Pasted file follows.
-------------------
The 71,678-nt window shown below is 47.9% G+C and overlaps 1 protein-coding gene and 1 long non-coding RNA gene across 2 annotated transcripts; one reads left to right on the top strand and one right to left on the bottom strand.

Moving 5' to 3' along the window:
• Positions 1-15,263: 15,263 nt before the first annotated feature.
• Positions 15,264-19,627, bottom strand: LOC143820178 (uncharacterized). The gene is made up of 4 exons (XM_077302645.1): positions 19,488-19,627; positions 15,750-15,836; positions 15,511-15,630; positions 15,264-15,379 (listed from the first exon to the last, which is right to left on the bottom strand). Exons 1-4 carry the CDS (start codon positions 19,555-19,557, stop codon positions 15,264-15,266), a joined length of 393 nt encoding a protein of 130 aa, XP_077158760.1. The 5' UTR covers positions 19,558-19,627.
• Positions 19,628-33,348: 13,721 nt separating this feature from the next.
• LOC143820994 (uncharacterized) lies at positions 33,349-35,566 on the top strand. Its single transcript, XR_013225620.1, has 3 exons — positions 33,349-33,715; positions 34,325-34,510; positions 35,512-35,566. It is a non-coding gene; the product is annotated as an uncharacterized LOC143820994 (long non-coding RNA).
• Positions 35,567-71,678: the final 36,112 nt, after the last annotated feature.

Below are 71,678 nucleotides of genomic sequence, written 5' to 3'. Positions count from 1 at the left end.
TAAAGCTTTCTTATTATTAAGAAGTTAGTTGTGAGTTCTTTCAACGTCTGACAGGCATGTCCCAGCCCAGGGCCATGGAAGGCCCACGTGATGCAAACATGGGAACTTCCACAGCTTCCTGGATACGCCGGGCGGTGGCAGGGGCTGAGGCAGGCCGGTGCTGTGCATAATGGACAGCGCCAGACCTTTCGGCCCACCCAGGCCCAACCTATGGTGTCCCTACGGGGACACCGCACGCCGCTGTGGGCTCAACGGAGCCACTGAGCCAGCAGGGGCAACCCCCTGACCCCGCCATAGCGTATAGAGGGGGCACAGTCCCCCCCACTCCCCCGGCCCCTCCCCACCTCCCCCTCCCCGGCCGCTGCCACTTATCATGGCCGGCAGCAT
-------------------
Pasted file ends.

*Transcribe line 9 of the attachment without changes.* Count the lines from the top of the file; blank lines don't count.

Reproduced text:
TAAAGCTTTCTTATTATTAAGAAGTTAGTTGTGAGTTCTTTCAACGTCTGACAGGCATGTCCCAGCCCAGGGCCATGGAAGGCCCACGTGATGCAAACATGGGAACTTCCACAGCTTCCTGGATACGCCGGGCGGTGGCAGGGGCTGAGGCAGGCCGGTGCTGTGCATAATGGACAGCGCCAGACCTTTCGGCCCACCCAGGCCCAACCTATGGTGTCCCTACGGGGACACCGCACGCCGCTGTGGGCTCAACGGAGCCACTGAGCCAGCAGGGGCAACCCCCTGACCCCGCCATAGCGTATAGAGGGGGCACAGTCCCCCCCACTCCCCCGGCCCCTCCCCACCTCCCCCTCCCCGGCCGCTGCCACTTATCATGGCCGGCAGCAT